Festive Strudel Tarte and ‘La Goulue’

IMG_1474 (2)


As a follow up from my rather complicated, but very warmly received Christmas cake, here is a VERY simple and VERY adaptable ‘Strudel Tarte’ that I saw featured on French breakfast tv, and in true Taste of Two Cities’ manner, I have tweaked and adapted it, and I am very pleased with the results so far.

Also in true ‘Taste of Two Cities’ manner, I am going to run a little cultural introduction, and this week I have been inspired by a visit to a local restaurant on the banks of the river Marne, ‘La Goulue.

WP_20151205_006 (2)

‘La Goulue’ (real name Louise Weber) was a dancer at the ‘Moulin Rouge’ who was immortalised by Toulouse Lautrec’ in his advertising posters.

SAM_0598 (2)
She was in fact the first dancer to introduce the racy dance moves that were to evolve into the famous ‘French Can Can’ by lifting her skirts high while dancing and revealing a heart embroidered on her panties, and would make a high kick, lifting a gentleman’s hat from his head.
She was given the name ‘La Goulue’ (the glutton) as, as she danced past the tables she would sweep up a customer’s drink and down its contents in one!

The restaurant echoes the ambiance of the ‘Belle Epoque’ with Lautrec style murals and Tiffany style glass.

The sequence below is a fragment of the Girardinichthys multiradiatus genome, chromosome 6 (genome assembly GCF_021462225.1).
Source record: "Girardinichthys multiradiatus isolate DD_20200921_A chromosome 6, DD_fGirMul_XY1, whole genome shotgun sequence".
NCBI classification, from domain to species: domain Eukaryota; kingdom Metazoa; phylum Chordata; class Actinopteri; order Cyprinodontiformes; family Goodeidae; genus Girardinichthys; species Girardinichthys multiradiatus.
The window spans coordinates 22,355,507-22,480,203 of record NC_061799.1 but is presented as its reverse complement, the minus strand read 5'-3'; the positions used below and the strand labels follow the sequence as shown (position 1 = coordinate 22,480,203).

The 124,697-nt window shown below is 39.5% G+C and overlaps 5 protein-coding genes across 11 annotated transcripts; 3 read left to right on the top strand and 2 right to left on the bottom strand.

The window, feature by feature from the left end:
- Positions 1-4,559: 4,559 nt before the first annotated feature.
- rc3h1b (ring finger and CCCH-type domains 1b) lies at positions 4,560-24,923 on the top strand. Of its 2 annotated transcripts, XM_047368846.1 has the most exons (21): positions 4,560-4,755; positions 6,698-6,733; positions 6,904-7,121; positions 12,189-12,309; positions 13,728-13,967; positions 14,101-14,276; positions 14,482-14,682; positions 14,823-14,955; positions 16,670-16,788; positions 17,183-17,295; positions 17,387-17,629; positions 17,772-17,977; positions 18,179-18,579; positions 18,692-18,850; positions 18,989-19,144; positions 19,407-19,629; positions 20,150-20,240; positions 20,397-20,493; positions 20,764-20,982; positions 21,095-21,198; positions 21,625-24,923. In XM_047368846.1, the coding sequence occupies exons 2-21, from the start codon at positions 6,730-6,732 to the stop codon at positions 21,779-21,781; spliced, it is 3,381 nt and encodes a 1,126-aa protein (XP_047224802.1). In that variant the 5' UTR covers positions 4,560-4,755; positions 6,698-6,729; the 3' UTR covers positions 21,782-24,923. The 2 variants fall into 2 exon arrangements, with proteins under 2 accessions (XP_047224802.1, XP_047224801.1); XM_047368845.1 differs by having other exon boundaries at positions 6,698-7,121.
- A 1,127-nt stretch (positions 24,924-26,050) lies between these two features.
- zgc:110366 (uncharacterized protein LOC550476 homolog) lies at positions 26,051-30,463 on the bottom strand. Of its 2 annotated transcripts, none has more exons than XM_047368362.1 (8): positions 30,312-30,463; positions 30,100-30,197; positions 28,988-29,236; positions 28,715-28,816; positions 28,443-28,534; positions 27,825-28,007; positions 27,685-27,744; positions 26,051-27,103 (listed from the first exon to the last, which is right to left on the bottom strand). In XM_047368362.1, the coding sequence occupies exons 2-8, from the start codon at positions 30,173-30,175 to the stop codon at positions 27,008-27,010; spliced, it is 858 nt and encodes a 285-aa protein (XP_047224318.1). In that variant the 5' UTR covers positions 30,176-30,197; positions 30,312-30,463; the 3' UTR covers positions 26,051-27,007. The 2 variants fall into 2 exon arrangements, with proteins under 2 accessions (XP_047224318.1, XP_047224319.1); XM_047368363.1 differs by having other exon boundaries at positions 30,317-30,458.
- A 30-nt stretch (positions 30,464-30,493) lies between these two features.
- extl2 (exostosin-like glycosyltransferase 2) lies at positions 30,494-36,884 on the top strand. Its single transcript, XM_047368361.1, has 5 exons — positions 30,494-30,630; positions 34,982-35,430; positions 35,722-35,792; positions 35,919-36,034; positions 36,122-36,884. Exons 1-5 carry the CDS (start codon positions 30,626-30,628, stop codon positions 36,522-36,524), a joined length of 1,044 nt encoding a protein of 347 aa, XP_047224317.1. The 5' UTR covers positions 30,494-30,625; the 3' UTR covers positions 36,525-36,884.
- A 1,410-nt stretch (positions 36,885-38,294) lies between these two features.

The menu is very typically French with dishes such as ‘Magret de Canard’, ‘Porc Normand’ and ‘Coquilles St Jacques’ and a wonderful selection of traditional desserts all cooked to perfection.
We were there early at a mid-week lunchtime, so I was able, with the permission of the owner, to take some photographs, but at Sunday lunchtime you must book in advance to secure a table.

To return to the Strudel Tarte, the one made on breakfast television contained ‘Nutella’ pecan nuts and pear, as I do not like ‘Nutella’ and I was out of both pecans and pears, I used ‘crème de marrons’ assorted raisons and apple (and a sprinkling of all spice)
My next attempt is going to feature ‘mincemeat’ (to make ‘mince pies’, not ‘minced meat’ to make lasagne – in case any non-Brits are confused!) and cranberries and either pecans or walnuts (whatever I have to hand).
You could equally use fig or apricot jam with figs and dates, or whatever you like – you are only limited by your imagination – and what you have in your cupboards! I am also going to try this out using Cranberry sauce and Brie cheese and walnuts – so watch this space.

All I have to add is that this is one of the easiest recipes that I have tried and it got the ‘Silent’ factor from my usually gregarious beau-fils (step-son) and Monsieur le Frog also…so without further ado…


Two sheets of ready-made ‘puff’ pastry

1 table spoon of crème de marrons (or equivalent – I used ‘crème de marrons du ‘Massif Central’)

IMG_1486 (2)

A good handful of mixed raisons

Half an apple finely chopped

1 teaspoon of all spice

1 beaten egg for brushing

2 teaspoons of vanilla sugar


Cut two circles of puff pastry

Cover one with the crème marrons, leaving a 1 inch (2 cm) border

Sprinkle with the raisins, apple and all spice

This slideshow requires JavaScript.